Concerned mom speaks out after daughter's arrest
Published Monday, December 16, 2013 6:11PM AST
Last Updated Monday, December 16, 2013 6:57PM AST
A Nova Scotia mother is speaking out after her daughter, who has an intellectual disability, was arrested Thursday evening.
Brenda Hardiman says 26-year-old Nichele Benn was born with brain damage and diagnosed with a brain disorder that results in periodic aggressive outbursts.
Benn lives at a facility under the care of Community Services and Hardiman says she bit a staff member during one of her aggressive outbursts.
Hardiman says her daughter now has to appear in court in January to face assault charges in connection with the alleged incident.
“These special needs people are really, really falling through the cracks,” says Hardiman.
“They aren’t working with the family, there’s no improvements made to this situation. In fact, it’s getting worse.”
It won’t be the first time Benn has appeared in court. Hardiman says police have been called to the facility several times and her daughter has been convicted of assault before.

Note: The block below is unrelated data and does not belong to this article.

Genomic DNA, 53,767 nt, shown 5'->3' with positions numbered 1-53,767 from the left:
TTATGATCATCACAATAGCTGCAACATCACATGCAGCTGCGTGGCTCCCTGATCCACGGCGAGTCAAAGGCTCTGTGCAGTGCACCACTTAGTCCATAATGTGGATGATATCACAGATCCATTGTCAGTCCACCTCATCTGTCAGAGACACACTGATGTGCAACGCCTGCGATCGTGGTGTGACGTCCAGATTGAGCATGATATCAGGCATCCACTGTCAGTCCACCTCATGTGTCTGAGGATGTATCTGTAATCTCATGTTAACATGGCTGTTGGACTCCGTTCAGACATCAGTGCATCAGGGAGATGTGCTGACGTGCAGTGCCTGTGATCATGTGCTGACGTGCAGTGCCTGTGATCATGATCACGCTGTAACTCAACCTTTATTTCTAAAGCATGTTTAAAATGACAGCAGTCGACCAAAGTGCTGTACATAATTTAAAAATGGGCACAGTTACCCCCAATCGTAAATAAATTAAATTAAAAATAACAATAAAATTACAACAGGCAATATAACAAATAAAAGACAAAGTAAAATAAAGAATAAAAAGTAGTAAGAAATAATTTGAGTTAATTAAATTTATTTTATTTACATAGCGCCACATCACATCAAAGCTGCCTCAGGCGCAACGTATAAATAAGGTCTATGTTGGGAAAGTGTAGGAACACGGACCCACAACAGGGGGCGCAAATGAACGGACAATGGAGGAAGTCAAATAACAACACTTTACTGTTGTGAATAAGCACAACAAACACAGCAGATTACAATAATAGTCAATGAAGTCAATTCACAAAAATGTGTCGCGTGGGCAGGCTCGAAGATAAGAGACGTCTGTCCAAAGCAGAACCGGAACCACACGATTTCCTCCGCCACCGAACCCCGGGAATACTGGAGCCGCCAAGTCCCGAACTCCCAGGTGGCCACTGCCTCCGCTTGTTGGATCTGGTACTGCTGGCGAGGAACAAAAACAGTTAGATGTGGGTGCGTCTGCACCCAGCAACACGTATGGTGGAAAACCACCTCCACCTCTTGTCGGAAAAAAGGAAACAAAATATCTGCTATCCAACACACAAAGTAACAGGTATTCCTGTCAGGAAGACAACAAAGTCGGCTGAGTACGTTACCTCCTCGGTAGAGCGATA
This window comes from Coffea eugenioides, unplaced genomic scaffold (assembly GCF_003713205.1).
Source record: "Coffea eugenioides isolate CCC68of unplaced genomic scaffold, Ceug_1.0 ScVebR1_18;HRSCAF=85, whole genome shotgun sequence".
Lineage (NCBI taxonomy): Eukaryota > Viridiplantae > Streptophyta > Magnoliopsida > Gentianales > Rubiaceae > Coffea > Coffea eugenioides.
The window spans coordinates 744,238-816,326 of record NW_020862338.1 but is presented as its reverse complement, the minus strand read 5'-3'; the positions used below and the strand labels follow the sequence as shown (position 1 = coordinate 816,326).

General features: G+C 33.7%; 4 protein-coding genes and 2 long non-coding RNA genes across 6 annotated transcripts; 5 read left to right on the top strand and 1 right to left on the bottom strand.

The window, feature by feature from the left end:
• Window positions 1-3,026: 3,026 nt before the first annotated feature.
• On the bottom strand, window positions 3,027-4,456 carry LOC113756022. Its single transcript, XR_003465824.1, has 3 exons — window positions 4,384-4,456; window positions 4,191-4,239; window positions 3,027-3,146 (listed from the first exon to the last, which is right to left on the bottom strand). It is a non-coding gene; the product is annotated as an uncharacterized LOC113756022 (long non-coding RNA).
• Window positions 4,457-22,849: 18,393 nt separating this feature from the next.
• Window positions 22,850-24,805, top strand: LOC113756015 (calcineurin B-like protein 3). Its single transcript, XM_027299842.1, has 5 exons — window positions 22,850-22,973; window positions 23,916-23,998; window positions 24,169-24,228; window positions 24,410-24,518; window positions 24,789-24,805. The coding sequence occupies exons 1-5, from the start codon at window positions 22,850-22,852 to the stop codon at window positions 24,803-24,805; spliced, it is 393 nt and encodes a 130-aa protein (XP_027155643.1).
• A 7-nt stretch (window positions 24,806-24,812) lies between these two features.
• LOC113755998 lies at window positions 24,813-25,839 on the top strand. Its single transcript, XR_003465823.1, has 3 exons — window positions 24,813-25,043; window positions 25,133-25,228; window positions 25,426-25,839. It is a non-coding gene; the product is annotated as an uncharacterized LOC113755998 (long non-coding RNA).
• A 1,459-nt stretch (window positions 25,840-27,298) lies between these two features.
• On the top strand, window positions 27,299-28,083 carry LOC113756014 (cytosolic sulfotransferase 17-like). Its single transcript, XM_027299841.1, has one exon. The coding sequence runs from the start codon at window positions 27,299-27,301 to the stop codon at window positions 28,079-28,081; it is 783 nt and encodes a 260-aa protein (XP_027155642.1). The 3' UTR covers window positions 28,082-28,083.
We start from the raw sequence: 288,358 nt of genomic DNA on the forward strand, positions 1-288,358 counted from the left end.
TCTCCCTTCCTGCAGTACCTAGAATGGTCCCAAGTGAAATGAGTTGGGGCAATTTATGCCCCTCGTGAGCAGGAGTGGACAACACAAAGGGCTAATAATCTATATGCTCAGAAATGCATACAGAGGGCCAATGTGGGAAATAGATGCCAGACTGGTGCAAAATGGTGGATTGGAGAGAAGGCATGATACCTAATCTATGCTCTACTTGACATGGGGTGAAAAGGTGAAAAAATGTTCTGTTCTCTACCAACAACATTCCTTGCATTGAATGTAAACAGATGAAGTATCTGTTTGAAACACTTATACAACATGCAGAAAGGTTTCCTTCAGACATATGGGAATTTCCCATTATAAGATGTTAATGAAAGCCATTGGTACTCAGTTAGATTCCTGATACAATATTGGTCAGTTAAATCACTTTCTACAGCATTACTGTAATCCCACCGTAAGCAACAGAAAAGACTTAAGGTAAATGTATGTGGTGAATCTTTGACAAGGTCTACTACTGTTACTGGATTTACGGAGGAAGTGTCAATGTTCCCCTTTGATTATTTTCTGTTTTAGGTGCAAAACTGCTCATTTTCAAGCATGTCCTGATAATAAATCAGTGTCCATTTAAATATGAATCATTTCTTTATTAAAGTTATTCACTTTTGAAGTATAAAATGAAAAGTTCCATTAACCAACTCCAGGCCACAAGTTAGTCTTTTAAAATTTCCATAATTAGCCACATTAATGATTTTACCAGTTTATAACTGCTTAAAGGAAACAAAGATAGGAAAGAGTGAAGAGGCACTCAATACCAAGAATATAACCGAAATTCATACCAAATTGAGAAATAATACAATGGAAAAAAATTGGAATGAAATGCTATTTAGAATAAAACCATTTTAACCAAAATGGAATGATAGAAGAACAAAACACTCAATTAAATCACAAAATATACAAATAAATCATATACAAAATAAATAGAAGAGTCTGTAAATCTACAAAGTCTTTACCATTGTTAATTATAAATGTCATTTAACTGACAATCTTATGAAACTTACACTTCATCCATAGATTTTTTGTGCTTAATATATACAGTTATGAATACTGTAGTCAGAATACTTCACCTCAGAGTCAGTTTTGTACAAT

Hardiman says she doesn’t want to minimize staff safety but she questions why her daughter is being charged with something she can’t control.
“With her and others like her, if they get in jail and their behaviour continues, and they will, they won’t get out, and it just makes me sick to think that’s OK,” says Hardiman.
A spokesperson for the Nova Scotia Association for Community Living says the organization has been working with the family and is concerned police intervention is a step back.
“Nichele is the most vulnerable one in the situation,” says Jocelyne Tranquilla.
“It is not going to be a way in which she, her quality of life, is improved, so I would like to see the police not involved at all. I would like to see support plans put in place, prevention plans.”
Community Services can’t speak to specific cases, but issued a statement with an emphasis on safety:
“Programs must provide safety for both clients and staff. Staff are trained professionals and do everything they can to de-escalate situations. Government does not have a policy regarding calling police. Individual caregiving service providers develop their own protocols,” said the department.
But Hardiman says an approved de-escalation plan wasn’t followed in her daughter’s case, leaving her with more questions and concerns about Benn’s care.
With files from CTV Atlantic's Jacqueline Foster